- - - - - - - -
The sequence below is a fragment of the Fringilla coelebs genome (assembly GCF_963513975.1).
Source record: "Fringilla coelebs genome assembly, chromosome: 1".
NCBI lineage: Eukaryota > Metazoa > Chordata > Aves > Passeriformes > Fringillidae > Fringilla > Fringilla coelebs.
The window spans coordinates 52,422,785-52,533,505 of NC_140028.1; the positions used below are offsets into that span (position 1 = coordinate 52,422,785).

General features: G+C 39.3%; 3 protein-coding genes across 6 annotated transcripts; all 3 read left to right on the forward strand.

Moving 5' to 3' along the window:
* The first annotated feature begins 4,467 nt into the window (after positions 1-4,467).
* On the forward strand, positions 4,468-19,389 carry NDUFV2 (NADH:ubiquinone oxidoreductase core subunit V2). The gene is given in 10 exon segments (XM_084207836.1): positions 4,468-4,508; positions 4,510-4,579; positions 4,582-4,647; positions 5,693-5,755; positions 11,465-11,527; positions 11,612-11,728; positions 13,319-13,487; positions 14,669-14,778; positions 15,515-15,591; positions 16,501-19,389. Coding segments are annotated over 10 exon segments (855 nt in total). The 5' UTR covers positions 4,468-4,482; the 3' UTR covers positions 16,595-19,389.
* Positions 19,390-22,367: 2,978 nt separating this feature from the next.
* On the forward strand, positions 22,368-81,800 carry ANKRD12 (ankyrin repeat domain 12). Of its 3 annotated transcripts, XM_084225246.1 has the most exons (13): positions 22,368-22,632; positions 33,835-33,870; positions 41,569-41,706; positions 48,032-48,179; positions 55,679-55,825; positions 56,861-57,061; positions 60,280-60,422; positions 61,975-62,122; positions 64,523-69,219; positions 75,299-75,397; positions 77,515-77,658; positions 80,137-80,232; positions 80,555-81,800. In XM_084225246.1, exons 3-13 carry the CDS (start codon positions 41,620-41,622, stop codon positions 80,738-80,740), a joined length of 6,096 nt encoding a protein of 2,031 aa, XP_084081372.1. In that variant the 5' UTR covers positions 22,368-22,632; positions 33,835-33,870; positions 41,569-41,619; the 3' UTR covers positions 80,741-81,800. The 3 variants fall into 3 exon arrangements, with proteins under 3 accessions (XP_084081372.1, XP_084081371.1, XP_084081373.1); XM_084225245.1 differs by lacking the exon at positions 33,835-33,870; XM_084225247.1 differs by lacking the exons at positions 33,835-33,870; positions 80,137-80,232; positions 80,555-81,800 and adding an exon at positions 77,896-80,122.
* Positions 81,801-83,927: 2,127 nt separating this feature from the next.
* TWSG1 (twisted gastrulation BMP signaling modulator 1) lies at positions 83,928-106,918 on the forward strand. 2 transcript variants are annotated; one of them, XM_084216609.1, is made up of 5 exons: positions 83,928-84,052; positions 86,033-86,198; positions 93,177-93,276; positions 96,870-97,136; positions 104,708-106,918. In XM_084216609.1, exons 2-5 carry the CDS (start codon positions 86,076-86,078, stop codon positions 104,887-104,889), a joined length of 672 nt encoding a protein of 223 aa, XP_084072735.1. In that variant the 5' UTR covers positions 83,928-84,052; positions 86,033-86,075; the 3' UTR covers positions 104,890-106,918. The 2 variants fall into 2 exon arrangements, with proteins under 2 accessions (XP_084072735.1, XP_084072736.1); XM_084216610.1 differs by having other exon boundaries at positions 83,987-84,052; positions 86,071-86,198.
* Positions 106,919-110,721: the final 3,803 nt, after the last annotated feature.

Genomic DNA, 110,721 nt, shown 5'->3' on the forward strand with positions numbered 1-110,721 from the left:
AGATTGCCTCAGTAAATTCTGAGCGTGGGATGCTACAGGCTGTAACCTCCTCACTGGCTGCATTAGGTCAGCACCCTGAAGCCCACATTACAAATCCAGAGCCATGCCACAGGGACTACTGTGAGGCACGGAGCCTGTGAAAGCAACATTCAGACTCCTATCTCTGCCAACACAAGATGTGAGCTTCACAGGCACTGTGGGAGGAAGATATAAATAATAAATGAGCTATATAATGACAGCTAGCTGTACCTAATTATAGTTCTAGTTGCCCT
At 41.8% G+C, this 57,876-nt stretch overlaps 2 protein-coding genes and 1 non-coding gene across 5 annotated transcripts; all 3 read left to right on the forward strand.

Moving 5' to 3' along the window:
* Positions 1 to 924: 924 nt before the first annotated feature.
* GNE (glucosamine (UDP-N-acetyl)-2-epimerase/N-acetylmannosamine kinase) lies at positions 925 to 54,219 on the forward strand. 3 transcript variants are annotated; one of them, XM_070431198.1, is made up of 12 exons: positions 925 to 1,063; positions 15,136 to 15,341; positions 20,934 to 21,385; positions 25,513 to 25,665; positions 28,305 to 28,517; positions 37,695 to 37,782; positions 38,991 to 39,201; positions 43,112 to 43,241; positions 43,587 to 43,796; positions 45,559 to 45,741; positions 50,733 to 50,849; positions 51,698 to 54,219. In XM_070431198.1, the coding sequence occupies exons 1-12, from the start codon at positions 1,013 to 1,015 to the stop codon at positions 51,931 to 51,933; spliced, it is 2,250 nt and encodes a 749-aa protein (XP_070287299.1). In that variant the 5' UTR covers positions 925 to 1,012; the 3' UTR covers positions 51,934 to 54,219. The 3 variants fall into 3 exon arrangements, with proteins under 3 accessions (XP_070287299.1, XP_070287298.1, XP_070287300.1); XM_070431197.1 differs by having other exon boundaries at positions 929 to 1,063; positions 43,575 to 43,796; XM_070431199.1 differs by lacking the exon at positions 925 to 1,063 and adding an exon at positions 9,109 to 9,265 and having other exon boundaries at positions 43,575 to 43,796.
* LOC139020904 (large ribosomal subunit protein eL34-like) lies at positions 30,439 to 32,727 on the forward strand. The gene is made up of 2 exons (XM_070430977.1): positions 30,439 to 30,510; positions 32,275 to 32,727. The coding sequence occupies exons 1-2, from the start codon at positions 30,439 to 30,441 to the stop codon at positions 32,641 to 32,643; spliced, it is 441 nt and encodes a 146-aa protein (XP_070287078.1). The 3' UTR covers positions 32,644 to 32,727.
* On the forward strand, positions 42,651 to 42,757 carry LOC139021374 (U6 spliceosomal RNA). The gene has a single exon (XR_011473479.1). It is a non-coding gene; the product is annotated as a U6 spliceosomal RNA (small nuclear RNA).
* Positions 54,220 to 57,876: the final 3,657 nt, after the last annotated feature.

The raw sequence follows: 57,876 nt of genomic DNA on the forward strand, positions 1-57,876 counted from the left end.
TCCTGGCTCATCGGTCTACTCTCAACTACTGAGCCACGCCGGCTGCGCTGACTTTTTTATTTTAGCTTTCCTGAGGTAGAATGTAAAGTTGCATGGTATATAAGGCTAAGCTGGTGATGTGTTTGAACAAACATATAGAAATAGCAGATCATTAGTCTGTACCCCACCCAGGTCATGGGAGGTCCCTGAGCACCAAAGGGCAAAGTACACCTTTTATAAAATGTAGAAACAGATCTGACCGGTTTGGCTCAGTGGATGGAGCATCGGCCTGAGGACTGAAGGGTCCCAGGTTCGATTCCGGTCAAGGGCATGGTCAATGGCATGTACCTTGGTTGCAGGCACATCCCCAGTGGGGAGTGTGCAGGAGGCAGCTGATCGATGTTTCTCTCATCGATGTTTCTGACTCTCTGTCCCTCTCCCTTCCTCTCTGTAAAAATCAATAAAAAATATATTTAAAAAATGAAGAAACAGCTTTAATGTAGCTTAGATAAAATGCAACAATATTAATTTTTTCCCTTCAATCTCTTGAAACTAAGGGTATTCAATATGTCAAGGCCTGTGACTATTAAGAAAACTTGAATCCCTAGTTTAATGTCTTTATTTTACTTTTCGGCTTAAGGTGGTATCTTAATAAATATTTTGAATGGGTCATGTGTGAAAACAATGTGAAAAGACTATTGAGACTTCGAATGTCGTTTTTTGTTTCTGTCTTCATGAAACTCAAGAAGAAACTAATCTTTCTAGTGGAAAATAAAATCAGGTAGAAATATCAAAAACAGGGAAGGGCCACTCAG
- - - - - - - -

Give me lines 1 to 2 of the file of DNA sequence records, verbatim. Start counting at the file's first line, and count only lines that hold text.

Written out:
The sequence below is a fragment of the Fringilla coelebs genome (assembly GCF_963513975.1).
Source record: "Fringilla coelebs genome assembly, chromosome: 1".